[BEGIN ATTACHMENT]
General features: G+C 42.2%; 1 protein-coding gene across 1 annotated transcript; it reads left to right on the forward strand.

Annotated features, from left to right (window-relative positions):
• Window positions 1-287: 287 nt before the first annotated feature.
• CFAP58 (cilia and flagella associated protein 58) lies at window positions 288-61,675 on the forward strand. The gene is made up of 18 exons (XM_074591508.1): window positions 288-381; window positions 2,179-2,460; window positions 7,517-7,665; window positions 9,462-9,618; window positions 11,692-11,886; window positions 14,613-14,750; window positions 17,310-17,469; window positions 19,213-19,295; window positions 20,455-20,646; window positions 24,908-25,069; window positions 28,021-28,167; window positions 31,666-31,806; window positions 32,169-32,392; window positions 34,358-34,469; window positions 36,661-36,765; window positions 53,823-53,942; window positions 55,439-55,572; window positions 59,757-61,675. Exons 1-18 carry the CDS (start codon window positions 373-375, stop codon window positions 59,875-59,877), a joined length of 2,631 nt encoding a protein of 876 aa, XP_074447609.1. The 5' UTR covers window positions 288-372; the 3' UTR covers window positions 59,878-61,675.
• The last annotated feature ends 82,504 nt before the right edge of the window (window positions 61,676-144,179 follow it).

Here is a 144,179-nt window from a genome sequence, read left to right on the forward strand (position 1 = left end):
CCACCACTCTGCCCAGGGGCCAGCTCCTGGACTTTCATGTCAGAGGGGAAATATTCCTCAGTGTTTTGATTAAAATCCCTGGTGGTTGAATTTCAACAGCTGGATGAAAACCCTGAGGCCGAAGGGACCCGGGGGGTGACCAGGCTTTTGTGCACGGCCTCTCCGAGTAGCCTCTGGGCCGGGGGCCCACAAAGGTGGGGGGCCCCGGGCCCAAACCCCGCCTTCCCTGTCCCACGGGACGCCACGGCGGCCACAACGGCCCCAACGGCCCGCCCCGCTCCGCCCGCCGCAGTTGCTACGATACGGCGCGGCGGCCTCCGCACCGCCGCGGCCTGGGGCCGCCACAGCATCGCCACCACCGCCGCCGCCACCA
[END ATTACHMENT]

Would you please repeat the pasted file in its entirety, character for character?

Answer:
General features: G+C 42.2%; 1 protein-coding gene across 1 annotated transcript; it reads left to right on the forward strand.

Annotated features, from left to right (window-relative positions):
• Window positions 1-287: 287 nt before the first annotated feature.
• CFAP58 (cilia and flagella associated protein 58) lies at window positions 288-61,675 on the forward strand. The gene is made up of 18 exons (XM_074591508.1): window positions 288-381; window positions 2,179-2,460; window positions 7,517-7,665; window positions 9,462-9,618; window positions 11,692-11,886; window positions 14,613-14,750; window positions 17,310-17,469; window positions 19,213-19,295; window positions 20,455-20,646; window positions 24,908-25,069; window positions 28,021-28,167; window positions 31,666-31,806; window positions 32,169-32,392; window positions 34,358-34,469; window positions 36,661-36,765; window positions 53,823-53,942; window positions 55,439-55,572; window positions 59,757-61,675. Exons 1-18 carry the CDS (start codon window positions 373-375, stop codon window positions 59,875-59,877), a joined length of 2,631 nt encoding a protein of 876 aa, XP_074447609.1. The 5' UTR covers window positions 288-372; the 3' UTR covers window positions 59,878-61,675.
• The last annotated feature ends 82,504 nt before the right edge of the window (window positions 61,676-144,179 follow it).

Here is a 144,179-nt window from a genome sequence, read left to right on the forward strand (position 1 = left end):
CCACCACTCTGCCCAGGGGCCAGCTCCTGGACTTTCATGTCAGAGGGGAAATATTCCTCAGTGTTTTGATTAAAATCCCTGGTGGTTGAATTTCAACAGCTGGATGAAAACCCTGAGGCCGAAGGGACCCGGGGGGTGACCAGGCTTTTGTGCACGGCCTCTCCGAGTAGCCTCTGGGCCGGGGGCCCACAAAGGTGGGGGGCCCCGGGCCCAAACCCCGCCTTCCCTGTCCCACGGGACGCCACGGCGGCCACAACGGCCCCAACGGCCCGCCCCGCTCCGCCCGCCGCAGTTGCTACGATACGGCGCGGCGGCCTCCGCACCGCCGCGGCCTGGGGCCGCCACAGCATCGCCACCACCGCCGCCGCCACCA